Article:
Monday, 11 October 2021 17:07

The One and Only Dick Gregory

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Jim DiEugenio evaluates the new Showtime documentary, The One and Only Dick Gregory, and provides missing insight into Gregory’s work with Martin Luther King, Jr. and his expanding agenda toward opposition to the Vietnam War and focus on the common class struggle that culminated in the Poor People’s March.

The only comedian I can think of who I would compare to the late Dick Gregory is Mort Sahl. They were both socio-political themed stand-up comedians who, at the peak of their careers, decided to gamble fame and fortune for their political ideals. Sahl did it by deciding to become an investigator for Jim Garrison on the JFK case. Gregory did it for civil rights activists Medgar Evers and then Martin Luther King. He later became involved with people like Robert Groden and Mark Lane on the JFK case and the King case.

The current documentary about Dick Gregory on Showtime, The One and Only Dick Gregory, makes note of the fact that, by 1962, Gregory was probably the hottest comedian in America. In fact, one of the interview subjects, Harry Belafonte, calls him the greatest political comedian ever.

Gregory was born in St. Louis, went to high school there, and then attended Southern Illinois University on a track scholarship. He was drafted into the army and won some talent shows as a comedian. When he returned from the service, he dropped out of college and went to Chicago to try and become a professional comedian. He was one of the very few comedians who decided to make racial issues funny: “Segregation is not all bad. Have you ever heard of a collision where the people in the back of the bus got hurt?”

This kind of comedy got him noted in both Chicago and New York City. One of his first record albums, East and West, was done in New York. (Between 1961 and 1964, he did seven albums.) When he returned to Chicago, he received what most commentators note as his big break. He replaced Professor Irwin Corey for what was supposed to be one night at the Playboy Club. One of the jokes he cracked that night went like this: “I understand there are a good many Southerners in the room tonight. I know the South very well, I spent twenty years there one night.” He was such a hit that the one-night stand turned into six weeks. One notice read as follows:

Dick Gregory, age 28, has become the first Negro comedian to make his way into the nightlife club big time.

Another said:

What makes Gregory refreshing is not only that he feels secure enough to joke about the trials and triumphs of his own race, but that he can laugh, in a sort of brotherhood of humor, with white men about their own problems…

This highly successful Chicago appearance caught the attention of Jack Paar. After Steve Allen, Paar was the second steady host of The Tonight Show. It was Paar who made the show into the institution it became. Paar was not just funny. He was intelligent, informed, curious, and principled. In other words, he was just the kind of late-night host who Dick Gregory would appeal to. As the comedian later added, it was not just the fact that Paar had him on national television, it was what happened afterwards. The host invited him over to the panel to talk. That is what was important. At that time, such a display of integration was unusual. According to the film, it blew the NBC switchboard out. Because of his new notoriety, CBS newsman Mike Wallace did a profile of him.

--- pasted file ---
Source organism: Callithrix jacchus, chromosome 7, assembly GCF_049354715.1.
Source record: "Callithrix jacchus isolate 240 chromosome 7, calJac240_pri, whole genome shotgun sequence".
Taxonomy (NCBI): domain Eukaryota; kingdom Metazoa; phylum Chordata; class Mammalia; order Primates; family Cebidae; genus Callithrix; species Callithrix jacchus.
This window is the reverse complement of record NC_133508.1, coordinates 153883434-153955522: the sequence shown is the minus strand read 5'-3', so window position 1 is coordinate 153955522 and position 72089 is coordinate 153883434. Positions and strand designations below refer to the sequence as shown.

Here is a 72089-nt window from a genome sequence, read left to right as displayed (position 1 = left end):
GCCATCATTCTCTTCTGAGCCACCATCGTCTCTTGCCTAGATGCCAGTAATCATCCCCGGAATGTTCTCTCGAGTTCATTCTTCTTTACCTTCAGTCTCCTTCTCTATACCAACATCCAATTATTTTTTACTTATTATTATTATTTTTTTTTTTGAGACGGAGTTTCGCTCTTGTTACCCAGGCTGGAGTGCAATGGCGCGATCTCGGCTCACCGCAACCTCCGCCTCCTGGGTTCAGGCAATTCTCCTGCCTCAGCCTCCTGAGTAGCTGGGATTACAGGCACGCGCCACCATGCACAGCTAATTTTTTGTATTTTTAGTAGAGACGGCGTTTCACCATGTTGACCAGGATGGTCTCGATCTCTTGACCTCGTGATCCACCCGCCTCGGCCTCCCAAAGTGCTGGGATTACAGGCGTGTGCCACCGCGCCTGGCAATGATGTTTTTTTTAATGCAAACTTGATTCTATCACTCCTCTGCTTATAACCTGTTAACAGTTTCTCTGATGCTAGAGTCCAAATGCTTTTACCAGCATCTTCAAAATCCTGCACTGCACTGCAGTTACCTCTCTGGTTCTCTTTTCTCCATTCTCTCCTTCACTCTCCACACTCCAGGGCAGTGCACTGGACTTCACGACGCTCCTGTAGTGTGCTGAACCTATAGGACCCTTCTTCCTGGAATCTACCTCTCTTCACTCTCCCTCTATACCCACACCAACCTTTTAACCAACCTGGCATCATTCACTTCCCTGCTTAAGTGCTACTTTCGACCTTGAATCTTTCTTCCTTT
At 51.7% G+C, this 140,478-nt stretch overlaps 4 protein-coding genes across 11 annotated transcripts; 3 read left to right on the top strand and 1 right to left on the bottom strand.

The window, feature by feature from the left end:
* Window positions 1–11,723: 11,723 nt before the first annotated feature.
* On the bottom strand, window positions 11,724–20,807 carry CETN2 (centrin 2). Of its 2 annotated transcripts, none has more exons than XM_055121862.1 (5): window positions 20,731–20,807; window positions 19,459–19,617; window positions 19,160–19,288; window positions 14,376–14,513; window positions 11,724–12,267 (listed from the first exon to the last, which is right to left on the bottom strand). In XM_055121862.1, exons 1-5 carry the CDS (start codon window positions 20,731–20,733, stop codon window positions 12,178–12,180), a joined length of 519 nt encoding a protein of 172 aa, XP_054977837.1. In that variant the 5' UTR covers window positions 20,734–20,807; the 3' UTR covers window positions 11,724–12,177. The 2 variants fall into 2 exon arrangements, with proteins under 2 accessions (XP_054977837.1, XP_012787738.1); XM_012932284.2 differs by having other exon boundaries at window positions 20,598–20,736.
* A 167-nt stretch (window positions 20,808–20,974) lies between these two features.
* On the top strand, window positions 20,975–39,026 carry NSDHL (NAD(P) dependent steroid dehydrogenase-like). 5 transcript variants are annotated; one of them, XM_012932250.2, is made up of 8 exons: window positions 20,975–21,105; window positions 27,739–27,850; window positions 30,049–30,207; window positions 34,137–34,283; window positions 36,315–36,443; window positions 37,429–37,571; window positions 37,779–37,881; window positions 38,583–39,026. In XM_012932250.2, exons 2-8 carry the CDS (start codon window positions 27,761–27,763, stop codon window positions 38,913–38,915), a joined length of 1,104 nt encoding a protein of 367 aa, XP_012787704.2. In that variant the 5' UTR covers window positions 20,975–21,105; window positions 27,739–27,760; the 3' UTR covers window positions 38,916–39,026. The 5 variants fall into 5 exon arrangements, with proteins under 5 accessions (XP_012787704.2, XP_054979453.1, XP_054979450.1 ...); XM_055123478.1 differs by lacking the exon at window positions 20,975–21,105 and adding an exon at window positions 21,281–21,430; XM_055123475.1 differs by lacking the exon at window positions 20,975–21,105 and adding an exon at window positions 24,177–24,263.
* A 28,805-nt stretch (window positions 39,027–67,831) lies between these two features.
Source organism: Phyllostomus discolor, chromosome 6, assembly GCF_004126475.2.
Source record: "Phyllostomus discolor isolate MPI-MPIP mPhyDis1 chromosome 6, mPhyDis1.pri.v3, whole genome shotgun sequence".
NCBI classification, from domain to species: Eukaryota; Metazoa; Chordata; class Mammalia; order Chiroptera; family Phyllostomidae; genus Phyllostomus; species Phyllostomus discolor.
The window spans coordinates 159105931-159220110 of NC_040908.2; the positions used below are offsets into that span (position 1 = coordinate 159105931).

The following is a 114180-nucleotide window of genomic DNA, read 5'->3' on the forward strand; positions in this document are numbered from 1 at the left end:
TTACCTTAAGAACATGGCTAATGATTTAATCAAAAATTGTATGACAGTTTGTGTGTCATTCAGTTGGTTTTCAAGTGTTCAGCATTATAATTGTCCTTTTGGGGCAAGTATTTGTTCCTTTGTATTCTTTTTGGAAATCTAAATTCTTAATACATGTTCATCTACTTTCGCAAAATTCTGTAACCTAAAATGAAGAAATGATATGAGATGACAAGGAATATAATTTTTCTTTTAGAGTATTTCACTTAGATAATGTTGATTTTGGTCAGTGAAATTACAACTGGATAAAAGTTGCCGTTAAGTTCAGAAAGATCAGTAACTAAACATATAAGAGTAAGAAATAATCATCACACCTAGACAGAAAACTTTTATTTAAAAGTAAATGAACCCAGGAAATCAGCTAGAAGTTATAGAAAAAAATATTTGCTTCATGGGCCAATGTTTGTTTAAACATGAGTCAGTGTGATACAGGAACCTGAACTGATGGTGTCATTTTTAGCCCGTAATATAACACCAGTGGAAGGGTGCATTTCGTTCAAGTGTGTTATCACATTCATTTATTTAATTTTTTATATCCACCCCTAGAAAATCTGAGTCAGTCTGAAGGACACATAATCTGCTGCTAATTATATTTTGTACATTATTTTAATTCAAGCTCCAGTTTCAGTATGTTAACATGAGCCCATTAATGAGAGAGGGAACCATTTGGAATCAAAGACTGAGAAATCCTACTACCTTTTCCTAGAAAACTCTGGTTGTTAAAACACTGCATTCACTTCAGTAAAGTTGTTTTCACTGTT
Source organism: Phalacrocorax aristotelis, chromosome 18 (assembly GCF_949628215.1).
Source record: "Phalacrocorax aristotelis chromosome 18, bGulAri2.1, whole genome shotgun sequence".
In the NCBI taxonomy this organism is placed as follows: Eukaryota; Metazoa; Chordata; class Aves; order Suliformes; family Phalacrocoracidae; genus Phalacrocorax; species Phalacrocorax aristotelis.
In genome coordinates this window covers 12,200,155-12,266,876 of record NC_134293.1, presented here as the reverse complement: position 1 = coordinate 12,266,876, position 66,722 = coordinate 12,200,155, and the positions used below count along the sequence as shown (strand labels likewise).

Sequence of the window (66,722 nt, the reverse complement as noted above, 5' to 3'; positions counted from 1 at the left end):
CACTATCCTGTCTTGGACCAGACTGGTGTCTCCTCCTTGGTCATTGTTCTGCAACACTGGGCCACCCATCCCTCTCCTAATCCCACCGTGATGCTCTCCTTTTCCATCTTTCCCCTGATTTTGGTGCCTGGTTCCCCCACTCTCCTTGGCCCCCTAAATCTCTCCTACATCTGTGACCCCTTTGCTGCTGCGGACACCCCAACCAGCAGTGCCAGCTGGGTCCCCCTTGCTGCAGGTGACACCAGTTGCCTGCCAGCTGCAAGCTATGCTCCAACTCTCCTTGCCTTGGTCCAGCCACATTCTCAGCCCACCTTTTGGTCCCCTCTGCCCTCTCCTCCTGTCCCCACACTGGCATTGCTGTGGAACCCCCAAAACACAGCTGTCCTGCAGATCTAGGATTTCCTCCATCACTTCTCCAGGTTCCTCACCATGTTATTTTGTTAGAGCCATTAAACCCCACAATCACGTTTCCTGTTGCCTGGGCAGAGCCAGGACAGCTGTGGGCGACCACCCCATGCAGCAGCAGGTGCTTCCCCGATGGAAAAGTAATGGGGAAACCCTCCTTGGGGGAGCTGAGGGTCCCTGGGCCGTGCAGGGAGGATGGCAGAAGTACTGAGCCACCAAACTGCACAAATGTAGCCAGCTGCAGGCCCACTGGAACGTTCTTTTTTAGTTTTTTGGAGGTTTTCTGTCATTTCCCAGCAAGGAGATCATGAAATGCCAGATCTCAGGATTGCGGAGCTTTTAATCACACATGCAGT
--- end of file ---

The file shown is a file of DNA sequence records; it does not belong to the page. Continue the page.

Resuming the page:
From there it was on to the likes of Ed Sullivan and Merv Griffin. Greg, as his friends called him, also wrote an autobiography called Nigger, co-written with Robert Lipsyte. Amazingly, in nearly sixty years, that book has never been out of print.


At this point in the film, director/writer Andre Gaines begins to describe his subject’s transition from a pointed stand-up comic to a socio-political activist. As the sixties heated up, it wasn’t enough for Dick Gregory to say things like, “Football is the only place where a black man can knock down a white man and 40,000 people cheer.” Or, in satirizing liberals, “They all say, some of my best friends are colored, but there just aren’t that many of us.” Or in pointing out the hypocrisy of the court system: “A black guy robs a bank of $20,000 and he gets four years in Alcatraz. A white guy embezzles 3 million and he gets three years.” As civil rights demonstrations broke out in the south, Greg began to empathize with what was happening. As he put it, since he was from the north, he was not really aware of how bad the Jim Crow situation was down south. Even though he was making a lot of money at this time and he was peaking in his professional career, he decided that, whatever the consequences, he was going to get involved with the struggle for civil rights.